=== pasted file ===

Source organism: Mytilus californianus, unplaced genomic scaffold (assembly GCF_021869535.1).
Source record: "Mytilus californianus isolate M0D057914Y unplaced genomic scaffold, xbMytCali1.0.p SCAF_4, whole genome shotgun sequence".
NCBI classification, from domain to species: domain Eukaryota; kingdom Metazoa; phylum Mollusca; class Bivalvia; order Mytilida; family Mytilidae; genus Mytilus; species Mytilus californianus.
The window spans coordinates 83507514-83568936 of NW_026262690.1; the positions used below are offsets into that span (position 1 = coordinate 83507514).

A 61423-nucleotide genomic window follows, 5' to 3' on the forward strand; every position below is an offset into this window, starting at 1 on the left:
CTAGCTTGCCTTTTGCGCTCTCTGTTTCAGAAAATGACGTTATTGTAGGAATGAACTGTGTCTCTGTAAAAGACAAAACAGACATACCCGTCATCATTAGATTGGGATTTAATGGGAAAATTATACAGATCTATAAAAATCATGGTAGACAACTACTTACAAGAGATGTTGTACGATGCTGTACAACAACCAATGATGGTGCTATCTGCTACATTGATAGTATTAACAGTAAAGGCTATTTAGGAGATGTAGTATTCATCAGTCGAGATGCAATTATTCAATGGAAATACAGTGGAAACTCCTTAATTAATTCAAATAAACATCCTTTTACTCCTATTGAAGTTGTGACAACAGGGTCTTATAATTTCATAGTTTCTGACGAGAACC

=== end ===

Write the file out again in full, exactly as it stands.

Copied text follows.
Source organism: Mytilus californianus, unplaced genomic scaffold (assembly GCF_021869535.1).
Source record: "Mytilus californianus isolate M0D057914Y unplaced genomic scaffold, xbMytCali1.0.p SCAF_4, whole genome shotgun sequence".
NCBI classification, from domain to species: domain Eukaryota; kingdom Metazoa; phylum Mollusca; class Bivalvia; order Mytilida; family Mytilidae; genus Mytilus; species Mytilus californianus.
The window spans coordinates 83507514-83568936 of NW_026262690.1; the positions used below are offsets into that span (position 1 = coordinate 83507514).

A 61423-nucleotide genomic window follows, 5' to 3' on the forward strand; every position below is an offset into this window, starting at 1 on the left:
CTAGCTTGCCTTTTGCGCTCTCTGTTTCAGAAAATGACGTTATTGTAGGAATGAACTGTGTCTCTGTAAAAGACAAAACAGACATACCCGTCATCATTAGATTGGGATTTAATGGGAAAATTATACAGATCTATAAAAATCATGGTAGACAACTACTTACAAGAGATGTTGTACGATGCTGTACAACAACCAATGATGGTGCTATCTGCTACATTGATAGTATTAACAGTAAAGGCTATTTAGGAGATGTAGTATTCATCAGTCGAGATGCAATTATTCAATGGAAATACAGTGGAAACTCCTTAATTAATTCAAATAAACATCCTTTTACTCCTATTGAAGTTGTGACAACAGGGTCTTATAATTTCATAGTTTCTGACGAGAACC